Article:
(WJW) – Attorneys for former Cuyahoga County Commissioner Jimmy Dimora say he should be released from prison early after a judge tossed out two of his convictions last month. 

They also argue that the judge should shorten Dimora’s sentence even more because of his age and deteriorating health.

The 12-page document was filed in U.S. District Court in response to Judge Sara Lioi vacating two of Dimora’s 32 federal corruption-related convictions. 

In the court documents, his attorneys say not only should his sentence be lowered, but they claim Dimora is so sick that he should also be eligible for house arrest.

In 2012, Dimora was convicted of numerous bribery-related federal crimes and sentenced to 336 months, which equals 28 years, behind bars.

Last month, Judge Sara Lioi vacated two of Dimora’s convictions on extortion and conspiracy to commit extortion.  

Because of that, his attorneys say the monetary loss Dimora is responsible for dropped from nearly $452,000 to more than $417,000, placing him in a lower sentencing range of 19 and a half to 24 years.

On top of that, attorneys say the 66-year old Dimora’s health has deteriorated to an unusual degree, which the court should consider in reducing his sentence even further.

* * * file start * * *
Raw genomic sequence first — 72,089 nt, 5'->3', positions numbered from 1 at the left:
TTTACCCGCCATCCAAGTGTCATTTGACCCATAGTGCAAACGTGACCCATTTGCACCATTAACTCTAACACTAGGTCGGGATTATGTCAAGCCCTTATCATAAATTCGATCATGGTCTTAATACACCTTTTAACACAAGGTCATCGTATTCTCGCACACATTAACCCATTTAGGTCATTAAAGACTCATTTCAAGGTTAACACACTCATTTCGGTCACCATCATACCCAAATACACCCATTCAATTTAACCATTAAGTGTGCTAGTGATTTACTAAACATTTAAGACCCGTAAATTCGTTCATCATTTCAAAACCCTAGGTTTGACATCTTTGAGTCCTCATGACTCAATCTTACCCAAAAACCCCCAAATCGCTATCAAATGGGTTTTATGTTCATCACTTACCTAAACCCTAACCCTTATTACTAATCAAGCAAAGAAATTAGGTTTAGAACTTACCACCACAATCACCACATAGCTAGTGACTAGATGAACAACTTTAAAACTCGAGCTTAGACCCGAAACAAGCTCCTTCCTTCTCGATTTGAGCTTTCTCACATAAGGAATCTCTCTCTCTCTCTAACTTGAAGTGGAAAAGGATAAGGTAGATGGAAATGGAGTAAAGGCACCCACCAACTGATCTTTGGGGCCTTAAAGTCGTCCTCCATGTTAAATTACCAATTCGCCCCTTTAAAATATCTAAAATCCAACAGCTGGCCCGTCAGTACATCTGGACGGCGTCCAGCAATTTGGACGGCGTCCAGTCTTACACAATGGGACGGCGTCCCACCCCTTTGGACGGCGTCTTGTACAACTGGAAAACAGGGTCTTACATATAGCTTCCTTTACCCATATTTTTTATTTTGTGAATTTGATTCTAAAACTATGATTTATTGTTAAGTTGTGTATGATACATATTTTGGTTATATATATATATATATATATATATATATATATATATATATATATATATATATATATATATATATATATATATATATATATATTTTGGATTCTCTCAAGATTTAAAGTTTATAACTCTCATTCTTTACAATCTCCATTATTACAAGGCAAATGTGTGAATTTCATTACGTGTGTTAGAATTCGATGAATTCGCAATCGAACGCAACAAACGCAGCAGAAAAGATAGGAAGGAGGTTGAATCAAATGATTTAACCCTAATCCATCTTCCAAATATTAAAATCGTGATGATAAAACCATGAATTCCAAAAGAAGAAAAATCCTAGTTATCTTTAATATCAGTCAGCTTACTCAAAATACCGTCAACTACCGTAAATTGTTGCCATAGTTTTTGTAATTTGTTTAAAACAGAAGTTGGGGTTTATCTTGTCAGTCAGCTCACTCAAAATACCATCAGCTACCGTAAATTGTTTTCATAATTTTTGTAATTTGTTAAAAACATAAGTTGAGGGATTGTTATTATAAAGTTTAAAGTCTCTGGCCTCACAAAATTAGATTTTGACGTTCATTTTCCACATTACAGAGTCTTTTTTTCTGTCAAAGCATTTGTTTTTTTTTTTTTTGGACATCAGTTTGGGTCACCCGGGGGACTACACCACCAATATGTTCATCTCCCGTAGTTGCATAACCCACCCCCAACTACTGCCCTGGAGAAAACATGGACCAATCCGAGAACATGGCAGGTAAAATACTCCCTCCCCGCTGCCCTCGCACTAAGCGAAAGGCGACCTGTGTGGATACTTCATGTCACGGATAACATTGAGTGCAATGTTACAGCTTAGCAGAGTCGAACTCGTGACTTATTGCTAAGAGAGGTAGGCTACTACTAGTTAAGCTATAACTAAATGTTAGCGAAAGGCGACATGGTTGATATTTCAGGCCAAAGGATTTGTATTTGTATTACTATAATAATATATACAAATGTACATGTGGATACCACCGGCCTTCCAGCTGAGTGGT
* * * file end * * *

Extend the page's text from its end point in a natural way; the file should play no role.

They argue, “elderly offenders pose so low a risk to the public that long or otherwise harsh sentences have little to no utilitarian benefit.”

According to court records, Dimora has a heart defect, an intestinal disorder, an inner-ear equilibrium problem and needs a knee replacement. 

Attorneys say, “he suffered a stroke, is diabetic and is in a wheelchair.” 

They also argue he is at high risk for catching COVID and “has contracted COVID twice, once became very ill, but has survived.”

Dimora is currently serving time at a federal medical center in Massachusetts for inmates with advanced medical needs. 

The court documents claim 93% of offenders similar to Dimora receive sentences lower than the guidelines, and three quarters of them receive sentences of 12 years or less.

Dimora’s attorneys also argue that, due to his age and poor health, serving the remainder of his time in home confinement may even be warranted.

Dimora’s current release date is set for Feb. 11, 2036.

A re-sentencing hearing is scheduled for June 8.

We reached out to the U.S. Attorney’s office, but a spokesman says they have no comment on the case.